Shawn Harper
Shawn Harper
2 months ago
Reply to  geri nel

Yeah I saw that two and actually discussed it with a third person a couple days ago who had also seen that Harvard Study. Shocking and also interesting. I wonder WHY Richmond has this distinction…. I think the why is probably important, and I doubt it has to do with local control of zoning, since that goes on almost everywhere and there are a LOT of places that are a lot more restrictive, whether they call it Smart Growth or whether it is just “we don’t want a lot of apartment dwellers” Yes. I tend to support as much local… Read more »

Will Meyer
Will Meyer
2 months ago

Congratulations to Hourigan!
Positive news.
Could not think of a more suitable company in RVA to spearhead this project.

Roger Turner
Roger Turner
2 months ago

I have pointed this out before but it seems like such a no-brainer that I bring it up again. I sincerely hope that Lego with this massive investment in Richmond can partner with the Squirrels some kind of way and have a “Kids Lego” area somewhere in the new ballpark as an added amenity. I imagine the majority of young kids might lose interest in sitting through a nine inning baseball game but nearly all would love some kind of interactive Lego area to break up the time. And to be honest, many adults would enjoy also! Also it would… Read more »

Dr. Abe Gomez
Dr. Abe Gomez
2 months ago
Reply to  Roger Turner

This is a great idea! Just FYI, there will be a fairly large showroom at this manufacturing facility.

Scott Brown
Scott Brown
2 months ago
Reply to  Roger Turner

That’s a great idea. They could expanded it to the Kickers and maybe even a relationship with area colleges and school systems.

Peter James
Peter James
2 months ago
Reply to  Roger Turner

Love it, Roger! Great idea, and I love the thought of LEGO perhaps grabbing the naming rights to the ballpark. Truly a home run. 👍

Last edited 2 months ago by Peter James
John Linthicum
John Linthicum
2 months ago
Reply to  Peter James

Think of the endless possibilities if the commitment was made to build the stadium out of actual Legos!

Shawn Harper
Shawn Harper
2 months ago
Reply to  John Linthicum

Good one!

Michael Boyer
Michael Boyer
2 months ago
Reply to  Roger Turner

Already got hands in their pockets?

Ramone Antonio
Ramone Antonio
2 months ago

This should’ve been built downtown

Roger Turner
Roger Turner
2 months ago
Reply to  Ramone Antonio

Do you know of any 340 acre parcels downtown?

Ramone Antonio
Ramone Antonio
2 months ago
Reply to  Roger Turner

Who said it had to be built that way instead of upward? It would have attracted more attention. If Richmond wanted it they would’ve made room

Last edited 2 months ago by Ramone Antonio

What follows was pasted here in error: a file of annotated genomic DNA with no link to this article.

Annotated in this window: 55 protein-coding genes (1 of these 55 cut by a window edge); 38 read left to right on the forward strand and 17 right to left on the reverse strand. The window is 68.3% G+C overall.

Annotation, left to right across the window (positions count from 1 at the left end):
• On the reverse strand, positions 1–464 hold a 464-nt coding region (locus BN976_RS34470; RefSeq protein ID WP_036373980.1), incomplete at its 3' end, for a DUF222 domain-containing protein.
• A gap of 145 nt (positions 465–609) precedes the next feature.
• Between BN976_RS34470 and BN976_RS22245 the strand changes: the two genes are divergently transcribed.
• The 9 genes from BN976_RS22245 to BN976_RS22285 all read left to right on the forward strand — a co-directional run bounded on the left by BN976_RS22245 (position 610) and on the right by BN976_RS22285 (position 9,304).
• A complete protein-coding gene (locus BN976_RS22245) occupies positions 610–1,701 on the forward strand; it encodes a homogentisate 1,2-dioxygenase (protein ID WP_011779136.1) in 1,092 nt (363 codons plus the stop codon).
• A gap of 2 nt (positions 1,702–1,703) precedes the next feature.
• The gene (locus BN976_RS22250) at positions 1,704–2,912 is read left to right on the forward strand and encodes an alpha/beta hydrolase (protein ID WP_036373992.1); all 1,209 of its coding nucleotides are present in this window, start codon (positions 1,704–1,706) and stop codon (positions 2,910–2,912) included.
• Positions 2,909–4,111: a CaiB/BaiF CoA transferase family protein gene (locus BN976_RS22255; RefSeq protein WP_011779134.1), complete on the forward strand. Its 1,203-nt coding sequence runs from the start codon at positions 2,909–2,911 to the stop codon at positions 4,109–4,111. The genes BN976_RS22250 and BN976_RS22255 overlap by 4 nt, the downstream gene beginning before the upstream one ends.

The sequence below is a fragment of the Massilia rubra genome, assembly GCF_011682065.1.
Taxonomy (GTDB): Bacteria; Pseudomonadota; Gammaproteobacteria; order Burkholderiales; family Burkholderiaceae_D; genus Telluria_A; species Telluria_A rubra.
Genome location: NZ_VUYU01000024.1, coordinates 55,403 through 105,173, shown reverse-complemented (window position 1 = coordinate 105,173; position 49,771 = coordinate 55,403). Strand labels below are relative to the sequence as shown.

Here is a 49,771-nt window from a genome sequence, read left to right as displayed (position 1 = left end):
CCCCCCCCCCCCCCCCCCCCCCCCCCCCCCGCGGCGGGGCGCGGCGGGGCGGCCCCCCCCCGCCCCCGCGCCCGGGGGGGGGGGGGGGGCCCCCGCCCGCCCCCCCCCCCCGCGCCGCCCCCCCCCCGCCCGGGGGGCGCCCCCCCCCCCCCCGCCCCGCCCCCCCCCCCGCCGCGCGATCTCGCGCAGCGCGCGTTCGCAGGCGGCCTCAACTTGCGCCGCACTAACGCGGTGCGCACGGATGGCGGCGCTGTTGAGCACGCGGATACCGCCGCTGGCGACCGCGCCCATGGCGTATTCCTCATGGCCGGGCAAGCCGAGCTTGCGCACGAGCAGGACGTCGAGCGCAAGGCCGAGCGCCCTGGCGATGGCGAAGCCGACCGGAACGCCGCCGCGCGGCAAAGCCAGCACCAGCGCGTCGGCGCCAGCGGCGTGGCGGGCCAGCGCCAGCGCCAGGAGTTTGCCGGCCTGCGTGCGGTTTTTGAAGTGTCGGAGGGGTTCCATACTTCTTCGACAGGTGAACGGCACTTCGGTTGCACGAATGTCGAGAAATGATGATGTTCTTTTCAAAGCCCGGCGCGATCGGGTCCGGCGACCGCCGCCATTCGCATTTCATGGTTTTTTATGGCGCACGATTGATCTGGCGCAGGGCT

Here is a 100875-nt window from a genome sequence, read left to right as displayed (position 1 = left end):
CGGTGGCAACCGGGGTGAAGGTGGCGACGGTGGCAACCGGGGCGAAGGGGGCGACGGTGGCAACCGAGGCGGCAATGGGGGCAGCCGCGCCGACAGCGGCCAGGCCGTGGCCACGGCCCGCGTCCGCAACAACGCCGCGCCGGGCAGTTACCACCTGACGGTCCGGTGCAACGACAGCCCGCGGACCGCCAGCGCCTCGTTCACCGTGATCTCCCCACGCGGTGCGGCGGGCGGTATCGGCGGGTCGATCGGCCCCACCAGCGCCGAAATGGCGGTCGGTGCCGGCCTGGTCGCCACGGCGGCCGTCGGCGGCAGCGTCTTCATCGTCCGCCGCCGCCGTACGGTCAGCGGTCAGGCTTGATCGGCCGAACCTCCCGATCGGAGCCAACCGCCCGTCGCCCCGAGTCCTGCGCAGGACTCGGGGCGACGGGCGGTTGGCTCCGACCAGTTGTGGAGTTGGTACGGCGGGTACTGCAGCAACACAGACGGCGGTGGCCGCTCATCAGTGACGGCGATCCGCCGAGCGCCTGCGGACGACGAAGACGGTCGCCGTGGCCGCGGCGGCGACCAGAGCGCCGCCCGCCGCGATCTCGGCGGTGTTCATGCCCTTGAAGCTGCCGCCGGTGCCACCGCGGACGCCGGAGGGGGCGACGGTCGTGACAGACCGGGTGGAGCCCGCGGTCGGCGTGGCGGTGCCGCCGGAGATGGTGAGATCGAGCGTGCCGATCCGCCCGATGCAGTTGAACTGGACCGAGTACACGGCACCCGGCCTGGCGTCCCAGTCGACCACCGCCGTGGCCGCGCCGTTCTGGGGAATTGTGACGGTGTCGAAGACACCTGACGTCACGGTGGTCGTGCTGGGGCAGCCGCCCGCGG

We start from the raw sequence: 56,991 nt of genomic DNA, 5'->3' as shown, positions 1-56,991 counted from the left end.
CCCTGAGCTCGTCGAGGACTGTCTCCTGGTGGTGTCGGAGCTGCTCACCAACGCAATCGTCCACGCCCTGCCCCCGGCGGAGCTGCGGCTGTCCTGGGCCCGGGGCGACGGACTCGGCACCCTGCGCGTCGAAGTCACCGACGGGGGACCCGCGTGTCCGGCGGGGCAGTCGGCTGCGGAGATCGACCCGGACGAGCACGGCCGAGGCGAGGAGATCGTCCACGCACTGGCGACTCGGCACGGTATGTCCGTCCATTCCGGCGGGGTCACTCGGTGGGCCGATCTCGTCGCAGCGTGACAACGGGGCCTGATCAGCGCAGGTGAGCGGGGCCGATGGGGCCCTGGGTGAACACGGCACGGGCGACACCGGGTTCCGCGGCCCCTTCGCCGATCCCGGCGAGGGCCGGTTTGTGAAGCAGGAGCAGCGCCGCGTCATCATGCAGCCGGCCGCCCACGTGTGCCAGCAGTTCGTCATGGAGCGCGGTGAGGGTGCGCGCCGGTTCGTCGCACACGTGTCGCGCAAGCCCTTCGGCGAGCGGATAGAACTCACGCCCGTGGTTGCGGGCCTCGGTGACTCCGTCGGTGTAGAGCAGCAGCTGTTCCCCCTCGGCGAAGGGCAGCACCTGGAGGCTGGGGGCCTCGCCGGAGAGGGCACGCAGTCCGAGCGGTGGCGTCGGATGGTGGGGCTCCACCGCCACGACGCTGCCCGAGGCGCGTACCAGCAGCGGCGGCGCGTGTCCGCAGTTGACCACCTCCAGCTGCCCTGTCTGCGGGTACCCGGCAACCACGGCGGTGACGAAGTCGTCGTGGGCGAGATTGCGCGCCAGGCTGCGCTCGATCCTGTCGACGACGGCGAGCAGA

Shawn Harper
Shawn Harper
1 month ago
Reply to  Ramone Antonio

Show us where this is done.

Justin Ranson
Justin Ranson
1 month ago
Reply to  Roger Turner

Honestly, they could have made it work at Navy Hill, with a bit of verticality. Would that have been a good idea? I have no idea.

Ramone Antonio
Ramone Antonio
1 month ago
Reply to  Justin Ranson

It would have been but Richmond va is very conservative small minded and against change. Expect to get thumbed down for it lol

Last edited 1 month ago by Ramone Antonio
Shawn Harper
Shawn Harper
1 month ago
Reply to  Ramone Antonio

To the degree that this is true (and it ain’t just “Conservatives” — it is often more people mired in the past and some of those people WANT change — like, they want to turn Richmond into Havanna change) But, you DO realize that Lego is run by people with named like Carsten Rasussen, right? These are supposedly the most progressive people in the world which is why they used to have Climate Junkets there so we could “learn from them.” Not by people from Richmond — this is not some Richmond Venture — the people who run Richmond are… Read more »

Shawn Harper
Shawn Harper
1 month ago
Reply to  Ramone Antonio

And, one need only drive to Canada to see that large factories in places like Montreal and Toronto are always rather horizontal and outside the urban core.

But, not only is this “backward thinking” not a USA thing, it is also not a North America thing.

Here’s a picture of Tesla’s factory outside of Berlin:

comment image

Shawn Harper
Shawn Harper
1 month ago
Reply to  Justin Ranson

Well, the fact that this is pretty much NEVER done, not even in say, France or Germany, should give us a clue, right?

Shawn Harper
Shawn Harper
2 months ago
Reply to  Ramone Antonio

LOL!!